taken by any one who has once seen a page of it. Moreover, though this drama is entirely different in its general style, as well as in the character of the materials employed in its construction, from anything in Lamb’s other writings, there are passages in it which would confirm, if necessary, by internal evidence, the unimpeachable testimony of the handwriting.

I have used every means at my disposal, but in vain, for ascertaining the early history of this autograph. I have searched in vain for any direct glimpse of such history in the “Life and Letters” and the “Final Memorials” of Mr. Justice Talfourd. But I find a passage in the last-named work, in a letter from Miss Lamb to Mrs. Hazlitt, which will, perhaps, leave as little doubt in the reader’s mind as it does in mine, as to the true origin of this production. The passage I allude to is as follows:—

“The Skeffington is quite out now, my brother having got merry with claret and Tom Sheridan. This visit, and the occasion of it, is a profound secret, and therefore I tell it to nobody but you and Mrs. Reynolds. Through the medium of Wroughton,* there came an invitation and proposal from T. S. that C. L. should write some scenes in a speaking pantomime, the other parts of which Tom now, and his father formerly, have manufactured between them. So in the Christmas holidays my brother and his two great associates, we expect, will all three be damned together; that is, I mean, if Charles’s share, which is done and sent in, is accepted.”—(Final Memorials, 129, 130.)

* At that time stage manager of Drury Lane Theatre.


This passage, though it has evidently no direct reference to the drama now in question, establishes beyond doubt a personal as well as a professional connexion between Lamb and the Sheridans; and it is well known to those familiar with the dramatic history of the time, that they (the Sheridans) were in the habit occasionally, in the case of dramas that they did not like to part with, yet could not produce at the moment, of either purchasing such dramas at a small price, or giving small sums in advance on them, when their authors became inconveniently pressing for a decision.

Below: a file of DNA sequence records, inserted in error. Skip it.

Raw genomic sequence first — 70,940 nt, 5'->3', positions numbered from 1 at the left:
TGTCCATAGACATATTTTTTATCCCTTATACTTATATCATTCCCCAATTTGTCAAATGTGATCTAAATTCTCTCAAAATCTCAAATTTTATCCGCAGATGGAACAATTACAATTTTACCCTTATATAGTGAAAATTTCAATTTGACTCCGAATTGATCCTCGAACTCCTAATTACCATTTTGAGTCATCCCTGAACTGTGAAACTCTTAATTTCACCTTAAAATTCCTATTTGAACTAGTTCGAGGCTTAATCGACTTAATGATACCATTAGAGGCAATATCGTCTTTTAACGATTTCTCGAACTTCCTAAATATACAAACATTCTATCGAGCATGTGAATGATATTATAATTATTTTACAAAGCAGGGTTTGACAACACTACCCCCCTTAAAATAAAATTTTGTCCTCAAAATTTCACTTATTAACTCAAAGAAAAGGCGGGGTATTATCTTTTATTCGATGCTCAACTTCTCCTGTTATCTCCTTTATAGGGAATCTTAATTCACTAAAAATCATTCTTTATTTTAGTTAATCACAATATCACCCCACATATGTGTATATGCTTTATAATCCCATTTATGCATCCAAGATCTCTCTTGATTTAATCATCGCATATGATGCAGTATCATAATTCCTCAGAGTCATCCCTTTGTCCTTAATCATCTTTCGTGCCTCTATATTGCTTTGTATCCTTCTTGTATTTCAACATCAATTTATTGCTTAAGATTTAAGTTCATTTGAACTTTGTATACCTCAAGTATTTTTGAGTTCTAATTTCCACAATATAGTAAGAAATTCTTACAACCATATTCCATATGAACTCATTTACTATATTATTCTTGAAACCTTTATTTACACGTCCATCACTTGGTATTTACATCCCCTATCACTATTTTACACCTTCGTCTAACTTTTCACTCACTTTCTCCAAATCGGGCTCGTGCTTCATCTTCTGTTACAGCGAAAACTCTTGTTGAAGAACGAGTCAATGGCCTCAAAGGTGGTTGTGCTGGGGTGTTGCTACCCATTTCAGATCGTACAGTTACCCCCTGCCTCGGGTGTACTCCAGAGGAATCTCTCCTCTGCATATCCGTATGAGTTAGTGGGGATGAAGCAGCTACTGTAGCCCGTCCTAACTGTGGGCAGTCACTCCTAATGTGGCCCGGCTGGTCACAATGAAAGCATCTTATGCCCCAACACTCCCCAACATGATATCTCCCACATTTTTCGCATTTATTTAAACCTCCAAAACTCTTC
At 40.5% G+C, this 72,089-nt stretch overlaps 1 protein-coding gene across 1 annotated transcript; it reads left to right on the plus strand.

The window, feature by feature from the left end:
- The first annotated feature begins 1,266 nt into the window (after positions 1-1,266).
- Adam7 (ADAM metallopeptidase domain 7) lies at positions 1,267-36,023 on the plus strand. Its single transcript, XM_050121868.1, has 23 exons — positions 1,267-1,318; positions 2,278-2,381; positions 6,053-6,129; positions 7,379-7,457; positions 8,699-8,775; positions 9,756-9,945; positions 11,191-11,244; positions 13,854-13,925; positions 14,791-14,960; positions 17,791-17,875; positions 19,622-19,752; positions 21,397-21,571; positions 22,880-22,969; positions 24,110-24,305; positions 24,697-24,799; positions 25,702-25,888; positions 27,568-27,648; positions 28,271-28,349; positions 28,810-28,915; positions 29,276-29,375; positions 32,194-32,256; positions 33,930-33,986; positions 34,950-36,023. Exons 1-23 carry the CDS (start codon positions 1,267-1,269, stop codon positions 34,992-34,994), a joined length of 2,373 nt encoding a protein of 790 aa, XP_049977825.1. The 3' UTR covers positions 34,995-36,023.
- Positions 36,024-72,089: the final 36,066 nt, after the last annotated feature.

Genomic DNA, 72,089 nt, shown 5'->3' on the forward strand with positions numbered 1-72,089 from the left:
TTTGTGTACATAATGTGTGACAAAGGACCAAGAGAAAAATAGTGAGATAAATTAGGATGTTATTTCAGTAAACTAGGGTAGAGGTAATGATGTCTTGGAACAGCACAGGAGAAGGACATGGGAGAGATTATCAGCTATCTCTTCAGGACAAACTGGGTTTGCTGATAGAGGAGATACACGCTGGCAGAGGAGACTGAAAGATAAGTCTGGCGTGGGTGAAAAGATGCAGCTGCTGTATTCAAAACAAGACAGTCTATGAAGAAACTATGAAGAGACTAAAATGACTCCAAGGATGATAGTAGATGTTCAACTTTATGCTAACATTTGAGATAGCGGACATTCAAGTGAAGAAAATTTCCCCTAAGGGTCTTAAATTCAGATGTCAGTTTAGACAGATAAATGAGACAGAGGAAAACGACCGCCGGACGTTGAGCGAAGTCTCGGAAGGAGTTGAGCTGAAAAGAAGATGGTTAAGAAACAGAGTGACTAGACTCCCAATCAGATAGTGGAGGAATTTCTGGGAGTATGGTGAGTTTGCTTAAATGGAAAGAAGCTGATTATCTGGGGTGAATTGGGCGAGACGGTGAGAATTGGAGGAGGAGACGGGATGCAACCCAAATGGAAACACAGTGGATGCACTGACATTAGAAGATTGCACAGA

Coupling the above with the facts,—first, that this drama belongs to a period precisely corresponding in date with that at which Lamb is described by his biographer as struggling to better the condition of his aged parents and his sister by any and every literary exertion and resource that he could call into play; and that at the period in question the drama was “the be-all and the end-all” of his literary ambition;—these circumstances being taken into consideration, little doubt will remain as to the early history of this curious MS.

I have given the first leaf of this drama in fac-simile. The MS. was shown to the late Mr. Justice Talfourd (one of Lamb’s executors) immediately on its discovery by me, and also to Mr. Moxon (his friend and publisher), neither of whom raised the smallest doubt as to the handwriting.